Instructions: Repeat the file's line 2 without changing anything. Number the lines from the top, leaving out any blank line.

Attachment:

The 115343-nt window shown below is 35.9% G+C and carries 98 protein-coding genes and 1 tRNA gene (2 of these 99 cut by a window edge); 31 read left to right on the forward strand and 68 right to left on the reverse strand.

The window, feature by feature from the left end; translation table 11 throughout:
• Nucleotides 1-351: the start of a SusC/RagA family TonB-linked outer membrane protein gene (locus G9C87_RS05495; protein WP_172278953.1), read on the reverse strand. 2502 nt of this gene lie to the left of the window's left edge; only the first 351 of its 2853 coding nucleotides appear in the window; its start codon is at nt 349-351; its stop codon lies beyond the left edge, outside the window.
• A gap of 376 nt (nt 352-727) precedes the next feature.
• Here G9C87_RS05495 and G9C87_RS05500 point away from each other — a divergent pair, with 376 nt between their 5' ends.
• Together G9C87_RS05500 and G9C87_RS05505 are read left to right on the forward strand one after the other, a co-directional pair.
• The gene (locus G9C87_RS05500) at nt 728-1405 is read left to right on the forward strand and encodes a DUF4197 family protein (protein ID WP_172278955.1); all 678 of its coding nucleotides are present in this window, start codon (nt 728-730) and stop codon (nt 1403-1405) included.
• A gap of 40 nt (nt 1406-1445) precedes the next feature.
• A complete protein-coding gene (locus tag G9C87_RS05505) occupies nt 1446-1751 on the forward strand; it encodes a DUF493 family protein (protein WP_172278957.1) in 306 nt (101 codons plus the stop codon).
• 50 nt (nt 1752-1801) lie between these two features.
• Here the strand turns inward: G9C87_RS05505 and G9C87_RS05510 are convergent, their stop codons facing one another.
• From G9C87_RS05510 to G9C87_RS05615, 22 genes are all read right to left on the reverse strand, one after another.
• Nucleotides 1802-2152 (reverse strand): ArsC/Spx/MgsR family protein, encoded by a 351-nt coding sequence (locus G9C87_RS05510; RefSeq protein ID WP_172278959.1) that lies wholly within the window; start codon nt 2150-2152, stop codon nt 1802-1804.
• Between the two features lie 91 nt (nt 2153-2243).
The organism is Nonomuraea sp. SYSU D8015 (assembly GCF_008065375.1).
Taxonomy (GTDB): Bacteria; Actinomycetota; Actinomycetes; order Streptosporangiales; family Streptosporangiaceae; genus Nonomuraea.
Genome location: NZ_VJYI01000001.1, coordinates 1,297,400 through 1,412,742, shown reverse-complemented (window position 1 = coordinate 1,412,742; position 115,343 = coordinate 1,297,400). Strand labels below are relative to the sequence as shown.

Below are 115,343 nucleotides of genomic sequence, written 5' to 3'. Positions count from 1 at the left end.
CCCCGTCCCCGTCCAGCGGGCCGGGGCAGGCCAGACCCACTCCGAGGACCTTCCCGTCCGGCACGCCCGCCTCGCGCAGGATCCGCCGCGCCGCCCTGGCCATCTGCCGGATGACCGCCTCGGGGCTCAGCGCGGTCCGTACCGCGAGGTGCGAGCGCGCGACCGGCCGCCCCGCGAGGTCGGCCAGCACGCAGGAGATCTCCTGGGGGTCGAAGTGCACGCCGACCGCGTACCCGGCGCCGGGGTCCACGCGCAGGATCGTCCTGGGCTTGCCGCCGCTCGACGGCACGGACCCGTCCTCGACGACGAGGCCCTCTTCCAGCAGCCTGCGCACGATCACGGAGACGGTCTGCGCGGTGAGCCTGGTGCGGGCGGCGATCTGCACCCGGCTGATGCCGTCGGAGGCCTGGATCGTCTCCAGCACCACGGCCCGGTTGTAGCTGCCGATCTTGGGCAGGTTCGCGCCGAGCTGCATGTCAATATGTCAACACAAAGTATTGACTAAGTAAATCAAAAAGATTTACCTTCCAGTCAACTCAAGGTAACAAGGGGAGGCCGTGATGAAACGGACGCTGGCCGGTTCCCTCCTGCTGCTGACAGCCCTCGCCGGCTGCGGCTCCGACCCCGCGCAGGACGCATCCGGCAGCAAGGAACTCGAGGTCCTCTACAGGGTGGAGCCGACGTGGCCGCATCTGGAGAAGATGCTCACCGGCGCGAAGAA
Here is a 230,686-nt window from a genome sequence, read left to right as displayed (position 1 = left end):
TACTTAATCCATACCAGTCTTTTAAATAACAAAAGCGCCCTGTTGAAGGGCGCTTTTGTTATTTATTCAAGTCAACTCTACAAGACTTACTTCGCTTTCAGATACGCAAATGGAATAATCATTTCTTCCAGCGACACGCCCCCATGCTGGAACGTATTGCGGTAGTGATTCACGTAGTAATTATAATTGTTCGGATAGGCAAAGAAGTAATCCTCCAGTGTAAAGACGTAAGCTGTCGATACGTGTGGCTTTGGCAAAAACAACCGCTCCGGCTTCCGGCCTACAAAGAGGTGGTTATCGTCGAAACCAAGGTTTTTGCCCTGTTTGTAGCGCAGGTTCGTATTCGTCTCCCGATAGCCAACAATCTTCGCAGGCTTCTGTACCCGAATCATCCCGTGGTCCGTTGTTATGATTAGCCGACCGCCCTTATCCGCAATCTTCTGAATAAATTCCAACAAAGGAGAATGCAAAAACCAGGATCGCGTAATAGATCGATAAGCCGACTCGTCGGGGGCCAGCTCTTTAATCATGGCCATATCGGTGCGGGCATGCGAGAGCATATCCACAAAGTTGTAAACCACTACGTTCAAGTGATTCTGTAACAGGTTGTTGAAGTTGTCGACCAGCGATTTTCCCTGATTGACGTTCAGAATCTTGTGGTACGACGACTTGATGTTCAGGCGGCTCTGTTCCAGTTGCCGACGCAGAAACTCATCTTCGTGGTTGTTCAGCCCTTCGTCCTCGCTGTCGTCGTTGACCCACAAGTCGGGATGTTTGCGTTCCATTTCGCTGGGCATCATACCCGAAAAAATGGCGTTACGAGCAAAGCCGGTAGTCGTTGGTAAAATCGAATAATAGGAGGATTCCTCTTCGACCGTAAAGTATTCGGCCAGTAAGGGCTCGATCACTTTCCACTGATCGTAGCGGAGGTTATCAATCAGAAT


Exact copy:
The window, feature by feature from the left end; translation table 11 throughout: